Update, Sept. 16: Boulder Police Department spokeswoman Kim Kobel responded in a statement sent to Boulder Weekly:
“The Boulder Police Department is aware of only one time in which we were dispatched to Astroland. On June 24, 2011, an alcohol enforcement officer responded to a complaint from neighbors. When the officer arrived, she issued three citations: one to each of the two owners of Astroland for serving alcohol on an unlicensed premises, and one minor-in-possession ticket to an underage male who was allegedly consuming alcohol. The Boulder fire marshal posted an ‘unsafe space’ notice recently after an inspection revealed that the nightclub had a number of serious public safety issues which need to be corrected. For example, the fire marshal noted that space contained unsafe electrical wiring, flammable wall finishes (curtains) and did not have an adequate means of egress. Also, Astroland is not zoned for public assembly. Although the building inspection violations could be corrected, there is still a zoning issue which would need to be addressed by Astroland’s owners with the city zoning department.”
Though they’ve been through plenty of struggles, it hasn’t all been bad. In fact, the Astroland community has experienced plenty of amazing nights, from the intimacy of the first big snow of the year at an art show last winter to the jam-packed 13-band show at Halloween (selected by Westword as one of the best Halloween parties of the year).
“When people come up to me and thank me and tell me that this space means so much to them, that’s meaningful,” Dixon says.
Astroland provided the opportunity for the development of an extended network of creative alternative-thinking people, a community.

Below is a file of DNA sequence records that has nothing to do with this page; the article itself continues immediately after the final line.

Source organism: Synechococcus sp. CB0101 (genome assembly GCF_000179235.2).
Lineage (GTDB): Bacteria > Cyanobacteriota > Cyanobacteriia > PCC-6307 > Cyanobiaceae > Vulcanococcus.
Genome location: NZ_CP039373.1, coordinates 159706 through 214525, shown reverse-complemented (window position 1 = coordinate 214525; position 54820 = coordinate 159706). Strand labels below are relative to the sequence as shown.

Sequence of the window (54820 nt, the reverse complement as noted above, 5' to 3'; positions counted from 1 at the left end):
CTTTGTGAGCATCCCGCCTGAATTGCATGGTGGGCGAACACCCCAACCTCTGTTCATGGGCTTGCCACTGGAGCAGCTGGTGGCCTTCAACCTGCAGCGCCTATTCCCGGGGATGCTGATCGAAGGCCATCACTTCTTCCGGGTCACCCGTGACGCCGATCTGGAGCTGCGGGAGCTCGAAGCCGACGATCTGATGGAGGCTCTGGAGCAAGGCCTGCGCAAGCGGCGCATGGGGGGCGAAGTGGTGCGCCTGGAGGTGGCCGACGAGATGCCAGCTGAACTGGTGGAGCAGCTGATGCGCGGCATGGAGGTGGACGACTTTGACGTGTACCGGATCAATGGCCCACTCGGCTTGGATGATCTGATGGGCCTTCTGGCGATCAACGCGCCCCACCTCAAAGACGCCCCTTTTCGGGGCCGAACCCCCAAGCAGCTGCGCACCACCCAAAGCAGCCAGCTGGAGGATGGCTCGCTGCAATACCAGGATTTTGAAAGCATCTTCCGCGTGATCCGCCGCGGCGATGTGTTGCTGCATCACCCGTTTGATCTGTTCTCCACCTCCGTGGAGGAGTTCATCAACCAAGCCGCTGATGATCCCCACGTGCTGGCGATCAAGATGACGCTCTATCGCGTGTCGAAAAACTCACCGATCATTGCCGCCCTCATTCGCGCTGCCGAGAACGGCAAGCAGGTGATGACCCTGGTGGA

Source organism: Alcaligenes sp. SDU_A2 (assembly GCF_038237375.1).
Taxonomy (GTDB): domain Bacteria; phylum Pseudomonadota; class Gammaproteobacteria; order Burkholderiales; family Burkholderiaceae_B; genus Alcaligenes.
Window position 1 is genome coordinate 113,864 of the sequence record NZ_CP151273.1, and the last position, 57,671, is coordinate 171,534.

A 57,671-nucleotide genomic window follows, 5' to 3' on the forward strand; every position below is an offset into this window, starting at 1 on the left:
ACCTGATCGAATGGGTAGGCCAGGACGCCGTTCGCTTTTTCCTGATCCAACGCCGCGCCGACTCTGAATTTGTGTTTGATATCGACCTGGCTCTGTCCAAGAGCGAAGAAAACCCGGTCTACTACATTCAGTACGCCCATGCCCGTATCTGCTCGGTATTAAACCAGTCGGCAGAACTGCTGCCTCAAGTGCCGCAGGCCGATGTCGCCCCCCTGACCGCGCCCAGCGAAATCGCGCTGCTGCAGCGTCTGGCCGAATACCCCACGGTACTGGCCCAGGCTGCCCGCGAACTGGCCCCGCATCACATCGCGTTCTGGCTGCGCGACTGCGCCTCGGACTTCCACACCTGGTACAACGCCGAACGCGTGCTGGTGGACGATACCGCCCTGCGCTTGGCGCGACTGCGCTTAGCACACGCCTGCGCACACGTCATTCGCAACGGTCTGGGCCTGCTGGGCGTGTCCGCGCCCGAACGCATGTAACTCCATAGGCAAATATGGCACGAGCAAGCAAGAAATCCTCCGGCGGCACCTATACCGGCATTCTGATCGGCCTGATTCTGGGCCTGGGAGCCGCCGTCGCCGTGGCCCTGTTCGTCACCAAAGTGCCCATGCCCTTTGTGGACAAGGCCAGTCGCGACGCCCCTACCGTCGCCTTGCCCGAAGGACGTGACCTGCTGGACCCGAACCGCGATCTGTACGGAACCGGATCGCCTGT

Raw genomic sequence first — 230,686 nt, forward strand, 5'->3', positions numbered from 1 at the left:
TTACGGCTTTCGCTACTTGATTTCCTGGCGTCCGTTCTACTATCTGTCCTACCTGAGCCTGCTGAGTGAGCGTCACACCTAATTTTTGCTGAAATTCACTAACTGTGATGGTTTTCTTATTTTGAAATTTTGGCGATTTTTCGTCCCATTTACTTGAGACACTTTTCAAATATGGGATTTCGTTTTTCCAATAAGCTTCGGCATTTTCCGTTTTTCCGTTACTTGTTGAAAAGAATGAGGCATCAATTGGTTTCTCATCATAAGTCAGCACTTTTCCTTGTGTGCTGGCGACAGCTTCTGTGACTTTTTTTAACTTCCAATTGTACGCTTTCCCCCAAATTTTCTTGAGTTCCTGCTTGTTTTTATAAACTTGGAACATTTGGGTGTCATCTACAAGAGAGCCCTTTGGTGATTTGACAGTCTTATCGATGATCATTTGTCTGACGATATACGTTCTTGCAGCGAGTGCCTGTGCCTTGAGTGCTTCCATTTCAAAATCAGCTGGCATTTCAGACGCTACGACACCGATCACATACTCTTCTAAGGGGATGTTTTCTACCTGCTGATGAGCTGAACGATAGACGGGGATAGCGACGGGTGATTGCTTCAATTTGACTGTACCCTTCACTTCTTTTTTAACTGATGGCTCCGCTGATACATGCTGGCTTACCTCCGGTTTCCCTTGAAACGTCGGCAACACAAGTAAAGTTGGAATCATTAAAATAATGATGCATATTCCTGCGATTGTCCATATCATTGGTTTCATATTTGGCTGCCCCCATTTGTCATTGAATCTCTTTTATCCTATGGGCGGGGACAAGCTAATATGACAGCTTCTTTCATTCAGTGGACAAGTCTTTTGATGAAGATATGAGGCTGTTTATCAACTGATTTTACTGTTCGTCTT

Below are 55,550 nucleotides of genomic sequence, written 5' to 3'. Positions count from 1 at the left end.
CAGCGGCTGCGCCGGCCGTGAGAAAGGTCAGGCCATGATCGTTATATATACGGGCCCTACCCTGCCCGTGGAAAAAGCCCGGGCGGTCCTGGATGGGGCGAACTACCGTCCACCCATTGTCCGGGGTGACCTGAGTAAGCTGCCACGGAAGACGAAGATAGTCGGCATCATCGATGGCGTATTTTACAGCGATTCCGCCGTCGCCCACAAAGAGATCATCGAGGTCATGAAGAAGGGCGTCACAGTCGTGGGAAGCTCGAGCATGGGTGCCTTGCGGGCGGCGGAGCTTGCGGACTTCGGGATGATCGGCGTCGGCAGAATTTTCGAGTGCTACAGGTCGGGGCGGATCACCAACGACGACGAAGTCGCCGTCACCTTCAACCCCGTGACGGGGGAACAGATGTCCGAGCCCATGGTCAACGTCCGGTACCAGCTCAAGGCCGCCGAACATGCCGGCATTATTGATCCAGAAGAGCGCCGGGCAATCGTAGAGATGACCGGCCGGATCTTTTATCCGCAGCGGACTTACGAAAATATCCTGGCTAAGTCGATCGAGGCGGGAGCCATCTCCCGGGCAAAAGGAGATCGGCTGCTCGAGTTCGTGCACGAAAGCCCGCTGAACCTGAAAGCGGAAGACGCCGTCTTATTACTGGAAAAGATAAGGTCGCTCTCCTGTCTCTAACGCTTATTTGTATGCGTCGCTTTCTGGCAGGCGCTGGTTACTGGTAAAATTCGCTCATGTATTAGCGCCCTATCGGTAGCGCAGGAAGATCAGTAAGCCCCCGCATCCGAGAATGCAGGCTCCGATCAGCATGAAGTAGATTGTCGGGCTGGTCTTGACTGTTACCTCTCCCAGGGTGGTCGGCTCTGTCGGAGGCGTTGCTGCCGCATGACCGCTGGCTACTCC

“Before [Astroland], unless you met in class, how else would you engage with these other people?” Dixon says.
The most significant example of the growth and closeness of this emerging arts community happened last February when Astroland was robbed during a concert. Someone who attended the show stole the venue’s cash box, which contained $700 for that month’s rent, according to news reports. Astroland put out a call for help on Facebook, and the community responded.
“It was incredible to see such a powerful response from everybody,” co organizer Zack Roif says. “Random people from different states contributed hundreds of dollars.”
Within 48 hours they had collected enough money to cover what had been robbed. This reaction is proof, they say, that there exists an active community of people in Boulder who care about supporting these types of venues.
“We’re doing something here not many other places can,” Roif says. “To see people actively coming out and giving their own money and contributing it to a place that they care about — it was a really awesome, sentimental moment. I realized we really are doing something for the community. It’s a family feeling; everyone is a part of it.”
Other Astroland goers shared similar reactions.
“I think that one of the best things about Astroland is that it really precipitated this mingling between communities in Boulder that are disparate. Young Boulder natives and older townies, CU freshmen and Naropa [University] grad students, ravers, punks, hippies and poets all found an outlet in our space,” says Andrew Cohn, an Astroland volunteer. “There have been musical collaborations between people who might have never met if not for Astroland. I think that’s what the founders were striving for all along.”
York told Boulder Weekly that as of Tuesday, Emerald Management has begun the process of evicting Astroland.
“We served [the tenants on the lease] a three-day notice for compliance or possession, so if they don’t pay the rent, then we’ve got to take them to court in order to kick them out,” York says. “We’d just rather them pay and take care of the business, and we’re waiting on them to respond.”
Dixon says that the experience of operating a D.I.Y. venue was eyeopening.
“We are all planning on pursuing the curation of creative spaces throughout careers, but for now we need to step back and focus on finishing school and developing our personal artistic pursuits. I hope the Boulder creative scene continues to grow, and I’m sure we will all continue to do things to facilitate this. But for now we will all be greatly relieved to leave Astroland in the past,” Dixon says.
David Accomazzo contributed to this report.